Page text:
HMRC pledges to reveal updated VAT tax gap by March

Written by Richard Johnstone on 12 December 2017 in News
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Government response to Public Accounts Committee report also confirms consultation plan for new regime to tackle unpaid VAT by online marketplaces

HMRC has committed to updating its estimate of lost VAT. Credit: Crown Copyright

The government has agreed to publish an updated estimate of the VAT tax gap by March but has denied that HMRC’s current estimate of the revenue lost to the Treasury is flawed.

Responding to a Public Accounts Committee report that concluded government needed to take more action after it was estimated that £1bn-£1.5bn in tax revenue was lost to online VAT fraud and error in 2015-16, the government said HM Revenue & Customs will update its estimate of VAT lost to the Exchequer from businesses selling goods online and not complying with UK VAT rules, incorporating any new evidence that is available.


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The committee report, which was published in October, highlighted that losses occurred when sellers based outside the European Union import goods into the UK for sale to UK customers. Their products are stored in the UK and then dispatched to buyers, but VAT can go unpaid when sellers do not declare the correct value of their imported goods or even avoid registering for a VAT number altogether.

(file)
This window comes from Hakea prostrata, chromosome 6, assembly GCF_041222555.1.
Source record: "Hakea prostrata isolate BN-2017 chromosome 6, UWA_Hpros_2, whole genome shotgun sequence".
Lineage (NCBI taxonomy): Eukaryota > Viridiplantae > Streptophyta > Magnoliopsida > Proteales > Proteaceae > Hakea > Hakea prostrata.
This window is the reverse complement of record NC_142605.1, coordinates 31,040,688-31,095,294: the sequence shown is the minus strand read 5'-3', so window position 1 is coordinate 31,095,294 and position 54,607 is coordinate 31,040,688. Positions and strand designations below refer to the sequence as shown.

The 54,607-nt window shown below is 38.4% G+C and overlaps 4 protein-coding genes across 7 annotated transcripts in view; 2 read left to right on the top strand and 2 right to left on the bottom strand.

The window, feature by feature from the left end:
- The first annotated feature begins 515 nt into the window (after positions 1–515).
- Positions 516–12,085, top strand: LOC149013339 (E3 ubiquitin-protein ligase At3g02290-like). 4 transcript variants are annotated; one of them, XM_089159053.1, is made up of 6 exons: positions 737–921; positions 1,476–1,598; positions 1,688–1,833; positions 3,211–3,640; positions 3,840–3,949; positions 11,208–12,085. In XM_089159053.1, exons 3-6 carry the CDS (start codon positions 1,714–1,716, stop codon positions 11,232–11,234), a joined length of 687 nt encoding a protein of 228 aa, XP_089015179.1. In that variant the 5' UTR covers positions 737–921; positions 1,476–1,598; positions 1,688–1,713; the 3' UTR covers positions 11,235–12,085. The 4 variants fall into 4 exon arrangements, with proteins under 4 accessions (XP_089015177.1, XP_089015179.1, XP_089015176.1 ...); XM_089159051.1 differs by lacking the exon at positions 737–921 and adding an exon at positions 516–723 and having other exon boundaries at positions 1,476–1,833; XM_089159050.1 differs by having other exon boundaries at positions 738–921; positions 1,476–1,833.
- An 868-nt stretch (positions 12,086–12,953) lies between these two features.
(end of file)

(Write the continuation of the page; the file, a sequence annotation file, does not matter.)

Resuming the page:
Committee chair Meg Hillier said that HMRC needed to be “far tougher in protecting the interests of British businesses and taxpayers” and as a priority must inject more urgency into enforcement action.

The formal government response to the report, published yesterday, accepted the call for an updated analysis of the tax gap, including new evidence and assessments of risks from online transactions.

“Although the department [HMRC] does not agree that its estimate of the impact of online VAT fraud is out of date and flawed, it will update its estimate of the VAT lost to the Exchequer from businesses selling goods online and not complying with UK VAT rules,” the response read. “Separately, the department will produce an analysis of the potential wider impacts drawing on economic data and theory."

The response also accepted the call by MPs for HMRC to inject “much more urgency to tackling the problem of online VAT fraud by making much stronger and more extensive use of its existing powers”, including setting long- and short-term targets to close the gap.

The government highlighted that chancellor Philip Hammond announced in last month’s Budget that a call for evidence would be issued next spring on how to ensure digital platforms are compliant with the tax rules.

“The department [HMRC] will develop a document that sets out its expectations of online marketplaces in this area, including collaborative working arrangements, exchanges of data and timeliness of responses to evidence of non-compliance. The department will discuss this with, and make it available to, all online marketplaces used by UK consumers, with the expectation that the marketplaces will agree to its contents.”

About the author

Richard Johnstone is CSW's deputy and online editor and tweets as @CSW_DepEd

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